Many schools in California are working to increase sun protection practices by students, parents, teachers, and staff in an effort to reduce over-exposure to ultraviolet radiation and prevent skin cancer in the long term. A paper published recently in Preventive Medicine presents the results of a large randomized trial assessing an intervention designed to close a sun safety policy-practice gap in California elementary schools. The trial tested the hypothesis that schools with sun safety policies randomly assigned to receive the Sun Safe Schools intervention would implement more sun safety practices than schools in a minimal information control group.
Research collaborators from Claremont Graduate University, Klein Buendel, the Kaiser Permanente Center for Health Research, and Sun Safety for Kids, Inc. implemented the Sun Safe Schools program in 118 elementary schools from 40 California public school districts. Each school district had a school board-approved policy for sun safety (Board Policy 5141.7). The 20-month intervention was delivered to principals and included a coaching session, telephone and email contacts, resources for implementing sun protection practices, and a small grant program (for example, to purchase sunscreen for students).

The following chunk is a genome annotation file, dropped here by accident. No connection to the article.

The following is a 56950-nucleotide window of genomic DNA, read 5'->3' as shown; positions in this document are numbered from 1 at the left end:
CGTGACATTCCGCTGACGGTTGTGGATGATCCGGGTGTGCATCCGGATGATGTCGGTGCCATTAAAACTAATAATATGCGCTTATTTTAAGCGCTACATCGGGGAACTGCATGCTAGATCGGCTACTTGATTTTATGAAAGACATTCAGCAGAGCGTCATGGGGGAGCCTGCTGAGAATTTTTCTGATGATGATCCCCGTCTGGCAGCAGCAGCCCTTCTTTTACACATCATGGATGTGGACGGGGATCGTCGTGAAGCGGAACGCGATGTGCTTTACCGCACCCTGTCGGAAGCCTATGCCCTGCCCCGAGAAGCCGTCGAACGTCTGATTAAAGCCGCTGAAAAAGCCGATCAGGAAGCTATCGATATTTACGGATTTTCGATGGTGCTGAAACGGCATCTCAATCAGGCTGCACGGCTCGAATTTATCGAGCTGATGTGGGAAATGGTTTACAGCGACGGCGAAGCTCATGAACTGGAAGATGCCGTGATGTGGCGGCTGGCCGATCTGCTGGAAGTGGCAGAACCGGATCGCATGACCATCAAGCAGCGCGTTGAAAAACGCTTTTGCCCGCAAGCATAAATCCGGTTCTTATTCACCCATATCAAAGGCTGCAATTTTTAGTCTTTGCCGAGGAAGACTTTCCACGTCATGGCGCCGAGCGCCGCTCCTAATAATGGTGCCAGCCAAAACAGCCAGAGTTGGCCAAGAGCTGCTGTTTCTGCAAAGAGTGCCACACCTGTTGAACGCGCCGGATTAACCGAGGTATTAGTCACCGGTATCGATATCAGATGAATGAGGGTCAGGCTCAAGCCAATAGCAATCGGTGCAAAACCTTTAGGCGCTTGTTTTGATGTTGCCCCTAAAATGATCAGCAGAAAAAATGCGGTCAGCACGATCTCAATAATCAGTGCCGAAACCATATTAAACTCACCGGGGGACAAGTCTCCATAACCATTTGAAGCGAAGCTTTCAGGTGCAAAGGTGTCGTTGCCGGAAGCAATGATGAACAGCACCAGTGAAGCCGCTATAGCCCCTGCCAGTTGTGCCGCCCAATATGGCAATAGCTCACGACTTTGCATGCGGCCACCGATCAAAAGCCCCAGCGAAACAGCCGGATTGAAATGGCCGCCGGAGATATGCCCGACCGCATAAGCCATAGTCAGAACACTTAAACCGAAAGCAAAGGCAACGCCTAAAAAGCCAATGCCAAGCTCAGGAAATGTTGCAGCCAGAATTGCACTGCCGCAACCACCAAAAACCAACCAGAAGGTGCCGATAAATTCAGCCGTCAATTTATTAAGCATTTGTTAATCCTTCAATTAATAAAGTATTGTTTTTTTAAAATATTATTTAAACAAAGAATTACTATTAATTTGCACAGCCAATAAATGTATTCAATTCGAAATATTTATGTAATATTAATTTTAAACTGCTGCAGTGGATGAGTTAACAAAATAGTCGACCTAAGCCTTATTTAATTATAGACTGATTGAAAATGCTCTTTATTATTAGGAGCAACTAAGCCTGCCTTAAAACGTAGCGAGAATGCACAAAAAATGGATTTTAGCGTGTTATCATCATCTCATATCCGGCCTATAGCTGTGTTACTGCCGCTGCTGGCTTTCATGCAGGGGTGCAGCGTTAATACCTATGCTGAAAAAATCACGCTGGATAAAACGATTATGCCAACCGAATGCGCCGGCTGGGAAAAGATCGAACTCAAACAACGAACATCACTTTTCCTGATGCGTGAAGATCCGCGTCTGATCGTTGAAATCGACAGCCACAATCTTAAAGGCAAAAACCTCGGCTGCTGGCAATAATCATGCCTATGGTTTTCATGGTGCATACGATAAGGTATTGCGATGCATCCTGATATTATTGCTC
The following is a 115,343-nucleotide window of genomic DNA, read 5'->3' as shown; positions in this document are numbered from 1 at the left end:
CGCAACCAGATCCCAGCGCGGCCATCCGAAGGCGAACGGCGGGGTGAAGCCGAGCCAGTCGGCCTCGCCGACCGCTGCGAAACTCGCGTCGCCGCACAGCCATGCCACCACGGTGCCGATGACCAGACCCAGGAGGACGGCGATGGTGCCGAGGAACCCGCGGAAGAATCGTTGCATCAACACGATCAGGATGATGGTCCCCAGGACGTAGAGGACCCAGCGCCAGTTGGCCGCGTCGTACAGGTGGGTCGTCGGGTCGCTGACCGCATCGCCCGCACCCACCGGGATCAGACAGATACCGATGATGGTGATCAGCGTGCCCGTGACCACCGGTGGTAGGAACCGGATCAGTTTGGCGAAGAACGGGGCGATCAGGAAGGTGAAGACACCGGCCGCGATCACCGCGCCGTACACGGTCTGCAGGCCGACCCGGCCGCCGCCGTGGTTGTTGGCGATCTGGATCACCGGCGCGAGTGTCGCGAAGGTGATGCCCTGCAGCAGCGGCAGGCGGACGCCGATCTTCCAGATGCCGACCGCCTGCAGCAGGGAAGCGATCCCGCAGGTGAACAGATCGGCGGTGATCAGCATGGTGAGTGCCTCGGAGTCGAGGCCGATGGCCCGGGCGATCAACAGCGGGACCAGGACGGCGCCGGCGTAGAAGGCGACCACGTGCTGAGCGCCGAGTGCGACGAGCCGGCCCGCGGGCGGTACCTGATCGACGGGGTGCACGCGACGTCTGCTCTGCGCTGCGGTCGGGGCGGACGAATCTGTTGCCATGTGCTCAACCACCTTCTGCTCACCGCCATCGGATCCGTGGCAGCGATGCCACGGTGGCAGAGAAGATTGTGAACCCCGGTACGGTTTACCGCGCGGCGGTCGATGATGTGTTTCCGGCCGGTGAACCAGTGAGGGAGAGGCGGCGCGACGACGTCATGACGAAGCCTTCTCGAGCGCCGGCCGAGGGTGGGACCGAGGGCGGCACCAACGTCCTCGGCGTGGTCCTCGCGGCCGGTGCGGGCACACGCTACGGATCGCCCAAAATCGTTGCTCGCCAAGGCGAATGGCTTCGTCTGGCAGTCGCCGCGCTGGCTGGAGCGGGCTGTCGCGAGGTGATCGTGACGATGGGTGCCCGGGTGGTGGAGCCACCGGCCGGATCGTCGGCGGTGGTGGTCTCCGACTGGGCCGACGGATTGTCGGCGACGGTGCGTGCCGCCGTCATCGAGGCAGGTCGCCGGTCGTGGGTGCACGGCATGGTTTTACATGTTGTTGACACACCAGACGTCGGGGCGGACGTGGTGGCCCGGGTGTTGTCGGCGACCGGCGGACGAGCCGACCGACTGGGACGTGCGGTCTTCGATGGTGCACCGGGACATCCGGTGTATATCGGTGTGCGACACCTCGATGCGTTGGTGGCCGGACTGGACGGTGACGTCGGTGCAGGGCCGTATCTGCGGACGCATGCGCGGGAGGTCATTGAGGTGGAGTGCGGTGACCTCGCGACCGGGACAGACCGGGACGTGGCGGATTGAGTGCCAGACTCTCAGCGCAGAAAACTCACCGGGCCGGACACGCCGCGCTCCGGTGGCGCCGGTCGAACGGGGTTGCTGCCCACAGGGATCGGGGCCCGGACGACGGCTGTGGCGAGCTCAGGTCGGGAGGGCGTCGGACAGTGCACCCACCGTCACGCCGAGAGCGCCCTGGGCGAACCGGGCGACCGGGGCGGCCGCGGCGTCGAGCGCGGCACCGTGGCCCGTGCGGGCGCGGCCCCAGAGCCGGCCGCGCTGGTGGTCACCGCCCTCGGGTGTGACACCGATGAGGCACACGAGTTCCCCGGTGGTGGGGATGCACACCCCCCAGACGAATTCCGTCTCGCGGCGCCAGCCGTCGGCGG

The Sun Safe Schools intervention was effective at narrowing the sun safety policy-practice gap in participating California elementary schools. The program increased the total number of sun safety practices implemented by intervention schools compared to control schools. Also, more intervention schools’ sun safety practices reflected elements of district policy and sometimes went beyond the elements included in district policy. Detailed descriptions of the sample, measures, methods, analyses, outcomes, strengths, and limitations of the randomized controlled trial can be found in the Preventive Medicine publication.
The research was funded by a grant from the Eunice Kennedy Shriver National Institute of Child Health and Human Development at the National Institutes of Health (HD074416; Dr. Kim Reynolds, Claremont Graduate University, and Dr. David Buller, Multiple Principal Investigators). Coauthors, in addition to Dr. Reynolds and Dr. Buller, include Kim Massie formerly from CGU; Dr. Jeff Ashley from Sun Safety for Kids in Los Angeles, California; Dr. Richard Meenan from the Kaiser Permanente Center for Health Research in Portland, Oregon; and Julia Berteletti and Mary Buller from Klein Buendel.